With deepest respect to the sincerety of your question, my opinion is:
eheh.. heh.. hnhnhnhnh..
hncch.. gack.. *inhale*
and my reason is as follows:
MCP is a racket. It generates all sorts of revenue for Microsoft, but doesn't mean anything beyond "basic familiarity with MS technology."
Seriously.. how many lines of parsing code do you expect out of a MCP per month? How long does it take an MCP to generate seven function points worth of transaction management software? Does an MCP know how to implement a B-tree or a graph-clustering algorithm? It's an identifier with no attached metric, and exists because managers find certificates reassuring. They don't know what MCP means either, but they figure it has to mean something.
But it doesn't. It can't. The problem space of "computer programming" is way too big, and way too messy, to be carved up in chunks and measured.
Studies have shown that even among programmers with the same training and the same number of years experience working on the same subject.. literally, guys sitting side by side in the same project out in the cube farms .. there's still a 100:1 variation in productivity. What one programmer can write in ten seconds, because he's already encountered this problem in the past, will send another digging through manpages and references for four hours.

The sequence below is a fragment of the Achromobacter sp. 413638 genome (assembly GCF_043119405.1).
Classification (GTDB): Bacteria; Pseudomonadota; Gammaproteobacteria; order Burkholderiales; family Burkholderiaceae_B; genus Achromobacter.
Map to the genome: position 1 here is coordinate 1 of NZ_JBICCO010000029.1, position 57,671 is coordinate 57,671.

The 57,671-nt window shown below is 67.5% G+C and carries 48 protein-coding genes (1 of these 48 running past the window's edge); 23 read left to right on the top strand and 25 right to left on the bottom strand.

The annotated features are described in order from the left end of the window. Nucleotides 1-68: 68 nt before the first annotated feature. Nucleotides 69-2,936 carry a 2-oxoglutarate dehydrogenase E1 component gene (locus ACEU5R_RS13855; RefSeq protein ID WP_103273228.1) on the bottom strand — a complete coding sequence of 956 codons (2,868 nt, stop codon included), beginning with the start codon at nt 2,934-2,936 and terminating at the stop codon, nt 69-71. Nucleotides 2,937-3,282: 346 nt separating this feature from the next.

Worse yet, there's no standard for measuring real productivity. The person who can crank out 10 KLOC every week without fail may not be a better resource than the one who generates 1 KLOC a month. Sometimes the most productive thing you can do with 10,000 lines of code is reduce it to 3500 lines of code.
The real killer for a PCP, though (that three-letter acronym is what set me off above.. pump enough caffeine in me, and you'd think I was on PCP), is that there's no Big Corporation to make the letters sound important. An MCP means "this person paid Microsoft about $5000," but hey, Microsoft's big and impressive. Anything they charge $5k for must be worthwhile. Perl doesn't have that kind of corporate backing. We'd just be people with self-assigned funny letters after our names.
Instead of worrying about certifications, spend your time building a good code portfolio. Write bunches and bunches of code, organize it well, comment it professionally, hand it off to all sorts of other programmers to find out how easily they can read and understand it. Then make sure you have it stored where you can do live demos when you talk to a prospective employer.
Be aware that the coding standards for portfolio code are trickier than regular production code. Not only do you want to show off the things you can do, you want to show off the pieces that make it possible. Isolate your data storage so you can point to a given script and say, "right here, I'm using a heap to handle the priority queue. In this program over here, I made room for variable behavior by chaining function calls. Over here are some callbacks."
Use each technique in multiple programs, to show that you have a toolset that will let you write all sorts of different software. That will give prospective employers (and even your current one) a better idea of what you can do, and impress them with a sense that you can deliver. And that's what they really want.